The workers’ compensation system in Florida was established to provide benefits to workers who suffer job-related injuries. But the workers’ compensation laws in this state are complex, which is why it’s important to learn what injuries are covered and what types of benefits you are entitled for your injuries.
Each case is unique, so it’s best to speak to a Tampa workers’ compensation attorney about your situation to determine whether or not you are entitled to benefits, and if so, what they will cover. But in general, here’s what you should know about the workers’ compensation system in Florida:
What Injuries Are Covered By the Workers’ Compensation System in Florida?
The workers’ compensation system in Florida covers all injuries caused “by accident arising out of and in the course of employment.” The law defines an accident as an unusual and unexpected incident that happens suddenly.
For example, if you suffer a back injury after slipping and falling while working in a warehouse, you would be entitled to workers’ compensation benefits. This is because the slip and fall was an accident and your injuries were sustained while you were performing your job duties.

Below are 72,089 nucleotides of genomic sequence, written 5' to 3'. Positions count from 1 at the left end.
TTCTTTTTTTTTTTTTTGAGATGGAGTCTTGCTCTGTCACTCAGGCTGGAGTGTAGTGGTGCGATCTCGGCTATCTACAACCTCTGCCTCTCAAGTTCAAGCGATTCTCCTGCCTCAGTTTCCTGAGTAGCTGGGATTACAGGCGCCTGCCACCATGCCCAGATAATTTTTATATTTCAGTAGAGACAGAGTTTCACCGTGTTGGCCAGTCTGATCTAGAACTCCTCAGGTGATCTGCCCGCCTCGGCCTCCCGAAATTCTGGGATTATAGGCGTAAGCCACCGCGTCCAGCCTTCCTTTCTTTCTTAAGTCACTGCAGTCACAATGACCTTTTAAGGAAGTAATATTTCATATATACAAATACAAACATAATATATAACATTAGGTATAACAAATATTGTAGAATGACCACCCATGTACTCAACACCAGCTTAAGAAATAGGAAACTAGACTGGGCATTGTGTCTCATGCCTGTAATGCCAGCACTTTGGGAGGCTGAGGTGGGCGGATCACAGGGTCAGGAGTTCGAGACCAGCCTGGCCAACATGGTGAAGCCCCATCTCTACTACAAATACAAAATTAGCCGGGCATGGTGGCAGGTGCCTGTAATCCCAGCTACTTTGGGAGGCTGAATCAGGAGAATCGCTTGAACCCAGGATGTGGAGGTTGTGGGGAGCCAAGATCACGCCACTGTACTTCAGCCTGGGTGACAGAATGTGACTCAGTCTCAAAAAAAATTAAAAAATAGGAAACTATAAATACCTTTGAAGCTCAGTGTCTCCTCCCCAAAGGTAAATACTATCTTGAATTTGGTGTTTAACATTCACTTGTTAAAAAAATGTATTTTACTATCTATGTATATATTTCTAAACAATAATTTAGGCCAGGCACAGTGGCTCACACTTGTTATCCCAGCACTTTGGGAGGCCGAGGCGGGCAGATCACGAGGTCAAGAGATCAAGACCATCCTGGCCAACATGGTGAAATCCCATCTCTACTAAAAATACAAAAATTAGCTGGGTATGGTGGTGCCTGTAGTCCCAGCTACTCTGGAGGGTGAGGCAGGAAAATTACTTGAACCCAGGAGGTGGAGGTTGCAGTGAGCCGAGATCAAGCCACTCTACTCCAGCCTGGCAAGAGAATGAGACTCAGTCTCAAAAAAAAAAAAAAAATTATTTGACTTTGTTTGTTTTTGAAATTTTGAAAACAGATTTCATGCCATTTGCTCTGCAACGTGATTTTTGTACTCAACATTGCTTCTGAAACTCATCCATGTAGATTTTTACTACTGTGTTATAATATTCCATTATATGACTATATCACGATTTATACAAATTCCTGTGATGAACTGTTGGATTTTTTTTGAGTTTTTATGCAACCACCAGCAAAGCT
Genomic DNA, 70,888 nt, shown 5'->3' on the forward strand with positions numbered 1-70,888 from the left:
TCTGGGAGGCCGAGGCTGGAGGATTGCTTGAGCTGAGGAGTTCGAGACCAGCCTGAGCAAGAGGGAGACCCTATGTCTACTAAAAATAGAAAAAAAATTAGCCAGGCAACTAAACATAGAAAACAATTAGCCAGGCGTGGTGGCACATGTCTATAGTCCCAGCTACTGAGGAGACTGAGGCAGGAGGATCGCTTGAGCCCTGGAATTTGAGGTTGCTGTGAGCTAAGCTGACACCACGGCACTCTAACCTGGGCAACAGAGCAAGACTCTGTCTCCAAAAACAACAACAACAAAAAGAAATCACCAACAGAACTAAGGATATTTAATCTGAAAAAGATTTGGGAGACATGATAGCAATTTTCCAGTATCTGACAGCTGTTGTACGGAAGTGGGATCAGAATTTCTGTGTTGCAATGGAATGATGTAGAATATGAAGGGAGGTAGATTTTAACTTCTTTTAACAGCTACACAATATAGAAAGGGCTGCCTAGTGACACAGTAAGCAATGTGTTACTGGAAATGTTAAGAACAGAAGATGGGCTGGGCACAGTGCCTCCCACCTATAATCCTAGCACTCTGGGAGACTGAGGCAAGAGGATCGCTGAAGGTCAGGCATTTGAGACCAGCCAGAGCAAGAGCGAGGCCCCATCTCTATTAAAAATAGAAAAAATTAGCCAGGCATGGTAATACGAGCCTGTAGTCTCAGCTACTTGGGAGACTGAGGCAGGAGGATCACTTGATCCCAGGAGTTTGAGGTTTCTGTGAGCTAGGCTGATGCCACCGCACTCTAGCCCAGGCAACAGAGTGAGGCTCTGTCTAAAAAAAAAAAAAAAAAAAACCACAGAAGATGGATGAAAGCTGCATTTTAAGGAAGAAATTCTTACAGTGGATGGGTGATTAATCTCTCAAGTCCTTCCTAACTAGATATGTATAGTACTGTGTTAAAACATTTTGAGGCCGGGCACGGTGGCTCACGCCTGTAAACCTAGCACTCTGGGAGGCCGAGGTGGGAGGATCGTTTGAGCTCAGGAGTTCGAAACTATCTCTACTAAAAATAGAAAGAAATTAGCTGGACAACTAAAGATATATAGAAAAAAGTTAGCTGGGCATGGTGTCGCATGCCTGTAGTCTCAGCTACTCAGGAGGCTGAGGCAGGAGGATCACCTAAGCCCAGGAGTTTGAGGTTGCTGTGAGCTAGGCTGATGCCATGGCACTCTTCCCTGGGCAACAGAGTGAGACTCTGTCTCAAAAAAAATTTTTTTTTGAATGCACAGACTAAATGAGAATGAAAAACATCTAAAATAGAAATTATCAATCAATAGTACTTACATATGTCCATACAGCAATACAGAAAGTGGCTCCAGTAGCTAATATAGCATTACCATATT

Pre-existing injuries can also be covered by the workers’ compensation system under certain circumstances. If your pre-existing injury was aggravated or accelerated by a workplace accident, you may be entitled to benefits for the aggravation or acceleration of your condition. You won’t be compensated for the injury itself, but rather the worsening of the injury caused by your work.
The workers’ compensation system also covers occupational diseases, which are diseases that result from the nature of a worker’s employment. For example, a worker who is frequently exposed to asbestos on the job may develop mesothelioma, which is a type of cancer that affects the lining of the lungs and abdomen. This worker would be entitled to workers’ compensation benefits since they developed this disease due to the nature of their work.
The laws regarding which injuries are and are not covered by the workers’ compensation system in Florida are complex. If you have been injured, it’s in your best interest to speak to an attorney about your case. Your attorney can review the details of your situation to determine whether or not you are entitled to workers’ compensation benefits.
What Are the Different Types of Workers’ Compensation Benefits?
If your injuries are covered by the workers’ compensation system, you may be awarded several types of benefits, including:
- Medical Benefits
- Lost Wages
- Death Benefits
- Reemployment Benefits
Your employer’s workers’ compensation insurance company will cover all of the medical expenses you incur while treating your work-related injuries. This includes the cost of doctor visits, hospital stays, prostheses, physical therapy and rehabilitation, lab tests, prescription drugs, and more. However, these expenses are only covered if the treatments are medically necessary.